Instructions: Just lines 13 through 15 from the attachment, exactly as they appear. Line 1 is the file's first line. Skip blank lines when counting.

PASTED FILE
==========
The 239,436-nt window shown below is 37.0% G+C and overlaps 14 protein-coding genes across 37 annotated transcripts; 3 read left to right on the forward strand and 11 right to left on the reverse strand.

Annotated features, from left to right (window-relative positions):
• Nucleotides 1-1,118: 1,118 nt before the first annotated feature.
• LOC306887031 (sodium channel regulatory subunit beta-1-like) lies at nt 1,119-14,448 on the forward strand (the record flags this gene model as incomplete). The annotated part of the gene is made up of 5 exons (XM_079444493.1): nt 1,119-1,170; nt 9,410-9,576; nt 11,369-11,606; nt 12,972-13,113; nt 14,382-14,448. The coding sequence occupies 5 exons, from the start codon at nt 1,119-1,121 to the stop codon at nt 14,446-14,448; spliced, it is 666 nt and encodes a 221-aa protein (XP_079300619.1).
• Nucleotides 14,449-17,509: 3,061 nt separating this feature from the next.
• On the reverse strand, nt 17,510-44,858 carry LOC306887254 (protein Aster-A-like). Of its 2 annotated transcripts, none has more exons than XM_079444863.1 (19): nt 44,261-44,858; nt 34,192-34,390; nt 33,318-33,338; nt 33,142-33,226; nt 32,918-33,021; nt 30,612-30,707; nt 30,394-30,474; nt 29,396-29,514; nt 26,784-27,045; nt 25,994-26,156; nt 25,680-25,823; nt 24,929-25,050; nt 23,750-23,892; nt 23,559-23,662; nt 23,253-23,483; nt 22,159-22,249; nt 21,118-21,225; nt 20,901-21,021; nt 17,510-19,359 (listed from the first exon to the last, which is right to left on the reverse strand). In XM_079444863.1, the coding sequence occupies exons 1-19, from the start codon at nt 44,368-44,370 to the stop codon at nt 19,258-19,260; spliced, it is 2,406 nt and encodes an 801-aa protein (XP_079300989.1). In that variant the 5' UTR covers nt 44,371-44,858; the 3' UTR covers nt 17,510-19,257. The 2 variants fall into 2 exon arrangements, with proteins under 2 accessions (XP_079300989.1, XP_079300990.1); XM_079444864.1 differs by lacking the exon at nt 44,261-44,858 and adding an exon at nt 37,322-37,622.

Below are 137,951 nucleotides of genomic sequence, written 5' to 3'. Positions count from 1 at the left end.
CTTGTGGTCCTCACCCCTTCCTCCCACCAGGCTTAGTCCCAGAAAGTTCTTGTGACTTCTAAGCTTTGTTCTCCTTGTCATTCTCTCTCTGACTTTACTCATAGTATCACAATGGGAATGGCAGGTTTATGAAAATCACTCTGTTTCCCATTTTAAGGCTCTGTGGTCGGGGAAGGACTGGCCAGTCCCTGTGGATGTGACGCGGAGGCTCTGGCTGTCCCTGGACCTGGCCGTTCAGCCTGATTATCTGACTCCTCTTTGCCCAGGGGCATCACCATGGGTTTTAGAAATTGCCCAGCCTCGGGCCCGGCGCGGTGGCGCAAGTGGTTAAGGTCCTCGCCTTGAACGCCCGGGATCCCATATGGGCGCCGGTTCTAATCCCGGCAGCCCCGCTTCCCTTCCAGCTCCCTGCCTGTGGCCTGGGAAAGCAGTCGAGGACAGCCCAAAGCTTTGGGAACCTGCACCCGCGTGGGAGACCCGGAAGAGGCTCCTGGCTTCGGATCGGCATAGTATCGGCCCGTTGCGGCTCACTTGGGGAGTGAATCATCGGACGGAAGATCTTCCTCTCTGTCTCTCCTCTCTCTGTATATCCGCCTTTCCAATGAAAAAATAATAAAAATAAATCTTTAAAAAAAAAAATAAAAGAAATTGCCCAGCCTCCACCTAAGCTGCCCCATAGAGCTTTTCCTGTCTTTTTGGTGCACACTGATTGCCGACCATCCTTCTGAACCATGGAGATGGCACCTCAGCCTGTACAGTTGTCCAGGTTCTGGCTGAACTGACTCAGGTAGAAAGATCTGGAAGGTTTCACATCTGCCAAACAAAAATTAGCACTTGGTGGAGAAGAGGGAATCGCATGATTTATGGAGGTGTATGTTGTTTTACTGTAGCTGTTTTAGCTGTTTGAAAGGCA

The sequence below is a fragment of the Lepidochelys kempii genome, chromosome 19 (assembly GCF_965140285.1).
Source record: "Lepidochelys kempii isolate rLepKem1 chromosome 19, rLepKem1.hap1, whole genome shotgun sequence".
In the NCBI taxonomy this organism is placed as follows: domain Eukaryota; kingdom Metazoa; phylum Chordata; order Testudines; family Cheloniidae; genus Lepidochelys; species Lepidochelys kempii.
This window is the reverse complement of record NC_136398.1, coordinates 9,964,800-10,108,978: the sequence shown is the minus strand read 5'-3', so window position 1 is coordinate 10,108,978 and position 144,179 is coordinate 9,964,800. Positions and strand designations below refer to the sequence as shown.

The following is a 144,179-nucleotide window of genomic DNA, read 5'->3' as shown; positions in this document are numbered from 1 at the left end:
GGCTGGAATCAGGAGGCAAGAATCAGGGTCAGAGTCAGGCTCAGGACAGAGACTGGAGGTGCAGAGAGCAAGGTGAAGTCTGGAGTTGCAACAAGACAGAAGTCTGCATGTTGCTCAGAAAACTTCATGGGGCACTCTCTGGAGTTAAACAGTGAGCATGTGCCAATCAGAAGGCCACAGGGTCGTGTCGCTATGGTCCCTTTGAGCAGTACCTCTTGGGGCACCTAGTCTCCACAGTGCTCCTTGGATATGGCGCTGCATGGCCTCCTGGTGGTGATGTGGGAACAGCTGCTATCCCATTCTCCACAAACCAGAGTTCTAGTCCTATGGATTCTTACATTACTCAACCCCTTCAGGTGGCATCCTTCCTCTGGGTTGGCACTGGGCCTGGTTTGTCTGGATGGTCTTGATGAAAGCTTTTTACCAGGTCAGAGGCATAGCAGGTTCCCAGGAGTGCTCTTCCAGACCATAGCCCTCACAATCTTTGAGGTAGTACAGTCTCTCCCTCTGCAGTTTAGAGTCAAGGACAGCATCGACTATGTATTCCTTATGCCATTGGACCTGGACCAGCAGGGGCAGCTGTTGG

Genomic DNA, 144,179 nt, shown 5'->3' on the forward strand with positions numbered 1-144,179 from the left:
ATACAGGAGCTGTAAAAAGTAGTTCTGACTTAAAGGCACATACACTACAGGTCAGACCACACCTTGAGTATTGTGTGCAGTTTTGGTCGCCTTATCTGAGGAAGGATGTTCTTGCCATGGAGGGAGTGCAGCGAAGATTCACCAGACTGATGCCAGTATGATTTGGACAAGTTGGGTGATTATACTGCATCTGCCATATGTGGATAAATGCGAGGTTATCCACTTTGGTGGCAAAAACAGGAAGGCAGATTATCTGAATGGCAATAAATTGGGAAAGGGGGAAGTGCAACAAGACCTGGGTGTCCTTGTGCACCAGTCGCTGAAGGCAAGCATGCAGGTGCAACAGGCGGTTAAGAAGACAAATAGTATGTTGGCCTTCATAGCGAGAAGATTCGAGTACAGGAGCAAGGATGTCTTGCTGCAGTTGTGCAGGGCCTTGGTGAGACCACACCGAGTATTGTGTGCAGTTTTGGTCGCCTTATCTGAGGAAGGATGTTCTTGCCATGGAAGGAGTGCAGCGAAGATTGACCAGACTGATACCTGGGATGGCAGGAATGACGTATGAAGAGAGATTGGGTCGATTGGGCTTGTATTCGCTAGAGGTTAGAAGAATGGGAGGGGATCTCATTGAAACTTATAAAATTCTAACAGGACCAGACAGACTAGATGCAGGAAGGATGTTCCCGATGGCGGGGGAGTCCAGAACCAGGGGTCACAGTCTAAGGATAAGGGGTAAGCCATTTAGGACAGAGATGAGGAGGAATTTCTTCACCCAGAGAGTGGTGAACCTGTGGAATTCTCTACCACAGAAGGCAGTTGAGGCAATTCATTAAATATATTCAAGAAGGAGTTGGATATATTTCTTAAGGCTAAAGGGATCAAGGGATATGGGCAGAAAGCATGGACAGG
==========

The following is a 144,179-nucleotide window of genomic DNA, read 5'->3' as shown; positions in this document are numbered from 1 at the left end:
GGCTGGAATCAGGAGGCAAGAATCAGGGTCAGAGTCAGGCTCAGGACAGAGACTGGAGGTGCAGAGAGCAAGGTGAAGTCTGGAGTTGCAACAAGACAGAAGTCTGCATGTTGCTCAGAAAACTTCATGGGGCACTCTCTGGAGTTAAACAGTGAGCATGTGCCAATCAGAAGGCCACAGGGTCGTGTCGCTATGGTCCCTTTGAGCAGTACCTCTTGGGGCACCTAGTCTCCACAGTGCTCCTTGGATATGGCGCTGCATGGCCTCCTGGTGGTGATGTGGGAACAGCTGCTATCCCATTCTCCACAAACCAGAGTTCTAGTCCTATGGATTCTTACATTACTCAACCCCTTCAGGTGGCATCCTTCCTCTGGGTTGGCACTGGGCCTGGTTTGTCTGGATGGTCTTGATGAAAGCTTTTTACCAGGTCAGAGGCATAGCAGGTTCCCAGGAGTGCTCTTCCAGACCATAGCCCTCACAATCTTTGAGGTAGTACAGTCTCTCCCTCTGCAGTTTAGAGTCAAGGACAGCATCGACTATGTATTCCTTATGCCATTGGACCTGGACCAGCAGGGGCAGCTGTTGG

Genomic DNA, 144,179 nt, shown 5'->3' on the forward strand with positions numbered 1-144,179 from the left: